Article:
'Standard protocols' applied to Sylvia Lim during COP hearing; permission not required to use toilet: Parliament office
Speaking in Parliament on Tuesday, Workers’ Party chair Sylvia Lim suggested that her experience while waiting to give oral evidence to the Committee of Privileges bordered on "oppressive".
SINGAPORE: “Standard protocols” apply to witnesses at parliamentary committee hearings, and these protocols “are carried out to balance witnesses’ well-being with the due process”, the Office of the Clerk of Parliament said on Wednesday (Feb 16).
Witnesses are also free to use the toilet whenever they wish to do so, the office said.
The office was responding to an account shared by Workers’ Party (WP) chair Sylvia Lim in Parliament on Tuesday of her experience while waiting to give oral evidence to the Committee of Privileges (COP).
In her account, Ms Lim said: “I waited for two days in a guarded room and was denied the use of any communication devices. When I needed to visit the bathroom, I was accompanied by security. When I requested to use the disabled toilet to have more space, permission was sought.”
“Doesn't all this border on oppressive? Our courts of law do not subject witnesses to such treatment,” she added.
The office said that "standard protocols" applied to all witnesses regarding the use of communication devices and the requirement to wait in designated rooms before they were called upon to give evidence.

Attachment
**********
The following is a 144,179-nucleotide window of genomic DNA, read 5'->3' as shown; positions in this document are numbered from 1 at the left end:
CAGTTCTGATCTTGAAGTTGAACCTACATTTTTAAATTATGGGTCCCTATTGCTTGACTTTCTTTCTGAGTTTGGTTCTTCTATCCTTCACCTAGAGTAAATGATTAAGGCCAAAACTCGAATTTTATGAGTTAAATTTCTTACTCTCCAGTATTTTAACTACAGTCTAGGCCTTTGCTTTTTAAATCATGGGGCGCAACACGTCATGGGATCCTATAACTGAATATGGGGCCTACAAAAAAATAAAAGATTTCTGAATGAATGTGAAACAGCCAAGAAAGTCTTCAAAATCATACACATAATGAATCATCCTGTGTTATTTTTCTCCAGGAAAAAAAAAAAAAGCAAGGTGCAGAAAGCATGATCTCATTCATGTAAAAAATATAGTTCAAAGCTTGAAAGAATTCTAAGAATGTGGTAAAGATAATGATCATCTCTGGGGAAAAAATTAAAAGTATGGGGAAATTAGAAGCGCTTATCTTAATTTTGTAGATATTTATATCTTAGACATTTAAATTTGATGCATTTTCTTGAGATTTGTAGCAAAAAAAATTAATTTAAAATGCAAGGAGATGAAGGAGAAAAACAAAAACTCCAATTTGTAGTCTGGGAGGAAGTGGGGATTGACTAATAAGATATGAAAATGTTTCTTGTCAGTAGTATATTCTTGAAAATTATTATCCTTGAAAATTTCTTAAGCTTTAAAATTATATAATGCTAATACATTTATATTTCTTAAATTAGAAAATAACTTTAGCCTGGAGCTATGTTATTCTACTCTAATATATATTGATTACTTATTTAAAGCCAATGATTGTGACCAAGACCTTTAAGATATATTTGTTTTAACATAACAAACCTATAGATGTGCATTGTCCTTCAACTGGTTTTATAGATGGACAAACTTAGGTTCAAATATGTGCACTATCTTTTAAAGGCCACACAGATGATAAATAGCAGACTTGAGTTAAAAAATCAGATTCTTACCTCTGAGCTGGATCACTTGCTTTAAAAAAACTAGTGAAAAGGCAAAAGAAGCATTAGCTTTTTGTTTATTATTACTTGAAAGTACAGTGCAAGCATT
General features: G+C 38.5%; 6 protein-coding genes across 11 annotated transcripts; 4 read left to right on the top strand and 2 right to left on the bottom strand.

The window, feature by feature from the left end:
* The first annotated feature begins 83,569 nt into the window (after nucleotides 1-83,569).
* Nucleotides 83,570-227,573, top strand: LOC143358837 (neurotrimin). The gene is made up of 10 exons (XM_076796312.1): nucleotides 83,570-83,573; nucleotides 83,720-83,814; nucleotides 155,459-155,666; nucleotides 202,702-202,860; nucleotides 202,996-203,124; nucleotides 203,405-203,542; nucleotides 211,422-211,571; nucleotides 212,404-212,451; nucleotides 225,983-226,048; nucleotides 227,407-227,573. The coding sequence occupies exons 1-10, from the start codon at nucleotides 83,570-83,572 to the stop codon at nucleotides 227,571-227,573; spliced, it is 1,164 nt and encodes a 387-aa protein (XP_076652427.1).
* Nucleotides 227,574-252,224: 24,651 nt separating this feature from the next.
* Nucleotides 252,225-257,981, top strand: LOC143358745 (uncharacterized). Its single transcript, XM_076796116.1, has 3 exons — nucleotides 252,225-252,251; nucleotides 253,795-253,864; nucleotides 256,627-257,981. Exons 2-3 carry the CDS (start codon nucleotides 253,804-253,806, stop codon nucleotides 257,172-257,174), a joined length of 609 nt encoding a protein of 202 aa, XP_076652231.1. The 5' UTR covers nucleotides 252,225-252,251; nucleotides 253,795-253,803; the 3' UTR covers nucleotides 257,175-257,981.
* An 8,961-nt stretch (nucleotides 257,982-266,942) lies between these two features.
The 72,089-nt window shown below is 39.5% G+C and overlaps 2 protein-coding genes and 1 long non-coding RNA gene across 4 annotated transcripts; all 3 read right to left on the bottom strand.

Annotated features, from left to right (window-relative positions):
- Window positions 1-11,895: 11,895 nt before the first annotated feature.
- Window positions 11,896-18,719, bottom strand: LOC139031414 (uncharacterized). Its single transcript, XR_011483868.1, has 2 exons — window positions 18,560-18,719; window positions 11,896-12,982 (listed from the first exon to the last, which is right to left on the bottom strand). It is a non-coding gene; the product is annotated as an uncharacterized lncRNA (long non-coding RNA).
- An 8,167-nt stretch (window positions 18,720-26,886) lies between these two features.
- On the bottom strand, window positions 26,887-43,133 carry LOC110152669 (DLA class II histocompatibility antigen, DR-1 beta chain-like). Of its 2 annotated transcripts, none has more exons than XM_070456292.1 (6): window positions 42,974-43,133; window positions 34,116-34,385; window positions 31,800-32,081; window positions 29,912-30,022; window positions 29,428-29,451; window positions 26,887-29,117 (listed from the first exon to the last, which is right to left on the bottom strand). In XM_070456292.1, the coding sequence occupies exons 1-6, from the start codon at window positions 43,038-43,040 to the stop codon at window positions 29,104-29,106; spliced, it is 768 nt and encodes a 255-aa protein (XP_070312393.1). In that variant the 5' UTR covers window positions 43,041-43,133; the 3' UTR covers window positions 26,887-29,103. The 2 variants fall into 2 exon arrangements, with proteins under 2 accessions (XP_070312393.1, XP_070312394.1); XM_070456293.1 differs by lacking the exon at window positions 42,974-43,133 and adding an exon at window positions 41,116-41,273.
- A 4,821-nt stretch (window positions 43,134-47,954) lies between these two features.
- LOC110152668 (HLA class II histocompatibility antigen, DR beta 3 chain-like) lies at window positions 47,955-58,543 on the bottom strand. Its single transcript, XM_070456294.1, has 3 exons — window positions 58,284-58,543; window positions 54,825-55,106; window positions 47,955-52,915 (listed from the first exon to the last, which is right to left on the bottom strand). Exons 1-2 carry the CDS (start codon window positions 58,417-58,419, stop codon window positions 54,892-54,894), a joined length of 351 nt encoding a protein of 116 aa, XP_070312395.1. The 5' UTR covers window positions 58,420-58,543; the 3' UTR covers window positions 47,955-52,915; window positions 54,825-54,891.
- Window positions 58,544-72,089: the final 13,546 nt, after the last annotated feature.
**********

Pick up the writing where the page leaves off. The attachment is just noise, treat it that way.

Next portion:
“To protect them against perceptions of undue influence, all witnesses were advised not to have communication devices and other electronic equipment with them until they have completed their testimonies,” it said.
“They individually waited in assigned rooms where they could be physically reached when it was their turn. They were provided reading materials, meals and drinks for their comfort and convenience.
“Every witness also had an attending Parliament officer who could immediately respond to any requests or queries.”
The office also said that witnesses could use the toilet whenever they wanted to.
"At no time was permission needed for witnesses to use the toilet and they could make their own way there whenever they wanted," it said.
It attributed Ms Lim’s experience to a misunderstanding.
“On the occasion Ms Lim recounted, she had specifically asked the Parliament officer with her for the nearest handicapped toilet to freshen up with more space and privacy,” the office said.
“Before showing Ms Lim the way, the officer had verbally informed a supervisor on their movement in case the COP called upon Ms Lim while she was at the toilet.
“It was unfortunate that Ms Lim had misunderstood the officer’s routine status update.”
The office added that any concerns raised by COP witnesses would have been addressed immediately.
“Any concerns and feedback made known to the COP by witnesses would have been immediately addressed,” it said.
“Including the period she was at Parliament House as a witness for the COP, yesterday was the first time she had expressed her concerns.
“Nevertheless, we welcome this opportunity to affirm that all protocols are carried out to balance witnesses’ well-being with the due process.”
On Tuesday, the House voted to proceed with recommendations made by the COP after its investigation into former WP Member of Parliament Raeesah Khan for lying in parliament.
In its final report on Feb 10, the Committee had recommended that Ms Khan be fined S$35,000 for lying in Parliament, and proposed that WP secretary-general Pritam Singh and vice-chair Faisal Manap be referred to the public prosecutor for further investigations.